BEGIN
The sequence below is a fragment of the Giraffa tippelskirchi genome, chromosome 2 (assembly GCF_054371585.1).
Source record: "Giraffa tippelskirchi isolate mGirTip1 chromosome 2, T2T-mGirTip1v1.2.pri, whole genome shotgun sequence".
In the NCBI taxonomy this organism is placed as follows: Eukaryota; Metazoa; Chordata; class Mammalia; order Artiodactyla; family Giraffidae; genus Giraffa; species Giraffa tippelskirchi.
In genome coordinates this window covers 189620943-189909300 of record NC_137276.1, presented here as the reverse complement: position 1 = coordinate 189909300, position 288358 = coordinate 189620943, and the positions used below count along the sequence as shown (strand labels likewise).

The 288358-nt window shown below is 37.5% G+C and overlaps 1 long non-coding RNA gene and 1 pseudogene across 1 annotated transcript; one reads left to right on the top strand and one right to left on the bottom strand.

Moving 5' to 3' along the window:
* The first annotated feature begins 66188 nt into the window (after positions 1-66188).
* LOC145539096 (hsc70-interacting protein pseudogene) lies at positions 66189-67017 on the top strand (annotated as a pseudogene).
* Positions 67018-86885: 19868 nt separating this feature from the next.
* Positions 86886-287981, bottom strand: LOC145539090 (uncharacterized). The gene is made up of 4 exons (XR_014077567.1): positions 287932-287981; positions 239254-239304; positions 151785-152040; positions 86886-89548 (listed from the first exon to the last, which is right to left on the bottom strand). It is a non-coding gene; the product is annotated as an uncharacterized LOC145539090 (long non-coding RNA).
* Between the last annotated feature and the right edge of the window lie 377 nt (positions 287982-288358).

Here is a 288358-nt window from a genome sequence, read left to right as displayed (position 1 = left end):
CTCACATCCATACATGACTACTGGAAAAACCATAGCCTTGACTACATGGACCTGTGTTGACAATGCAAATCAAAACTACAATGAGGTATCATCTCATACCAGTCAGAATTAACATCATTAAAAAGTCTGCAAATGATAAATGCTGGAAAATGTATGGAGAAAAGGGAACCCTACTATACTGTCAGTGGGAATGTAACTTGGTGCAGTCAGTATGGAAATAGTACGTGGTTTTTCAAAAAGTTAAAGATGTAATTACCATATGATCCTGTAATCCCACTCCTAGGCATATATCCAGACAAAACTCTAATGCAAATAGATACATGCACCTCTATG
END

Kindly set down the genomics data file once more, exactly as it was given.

The sequence below is a fragment of the Giraffa tippelskirchi genome, chromosome 2 (assembly GCF_054371585.1).
Source record: "Giraffa tippelskirchi isolate mGirTip1 chromosome 2, T2T-mGirTip1v1.2.pri, whole genome shotgun sequence".
In the NCBI taxonomy this organism is placed as follows: Eukaryota; Metazoa; Chordata; class Mammalia; order Artiodactyla; family Giraffidae; genus Giraffa; species Giraffa tippelskirchi.
In genome coordinates this window covers 189620943-189909300 of record NC_137276.1, presented here as the reverse complement: position 1 = coordinate 189909300, position 288358 = coordinate 189620943, and the positions used below count along the sequence as shown (strand labels likewise).

The 288358-nt window shown below is 37.5% G+C and overlaps 1 long non-coding RNA gene and 1 pseudogene across 1 annotated transcript; one reads left to right on the top strand and one right to left on the bottom strand.

Moving 5' to 3' along the window:
* The first annotated feature begins 66188 nt into the window (after positions 1-66188).
* LOC145539096 (hsc70-interacting protein pseudogene) lies at positions 66189-67017 on the top strand (annotated as a pseudogene).
* Positions 67018-86885: 19868 nt separating this feature from the next.
* Positions 86886-287981, bottom strand: LOC145539090 (uncharacterized). The gene is made up of 4 exons (XR_014077567.1): positions 287932-287981; positions 239254-239304; positions 151785-152040; positions 86886-89548 (listed from the first exon to the last, which is right to left on the bottom strand). It is a non-coding gene; the product is annotated as an uncharacterized LOC145539090 (long non-coding RNA).
* Between the last annotated feature and the right edge of the window lie 377 nt (positions 287982-288358).

Here is a 288358-nt window from a genome sequence, read left to right as displayed (position 1 = left end):
CTCACATCCATACATGACTACTGGAAAAACCATAGCCTTGACTACATGGACCTGTGTTGACAATGCAAATCAAAACTACAATGAGGTATCATCTCATACCAGTCAGAATTAACATCATTAAAAAGTCTGCAAATGATAAATGCTGGAAAATGTATGGAGAAAAGGGAACCCTACTATACTGTCAGTGGGAATGTAACTTGGTGCAGTCAGTATGGAAATAGTACGTGGTTTTTCAAAAAGTTAAAGATGTAATTACCATATGATCCTGTAATCCCACTCCTAGGCATATATCCAGACAAAACTCTAATGCAAATAGATACATGCACCTCTATG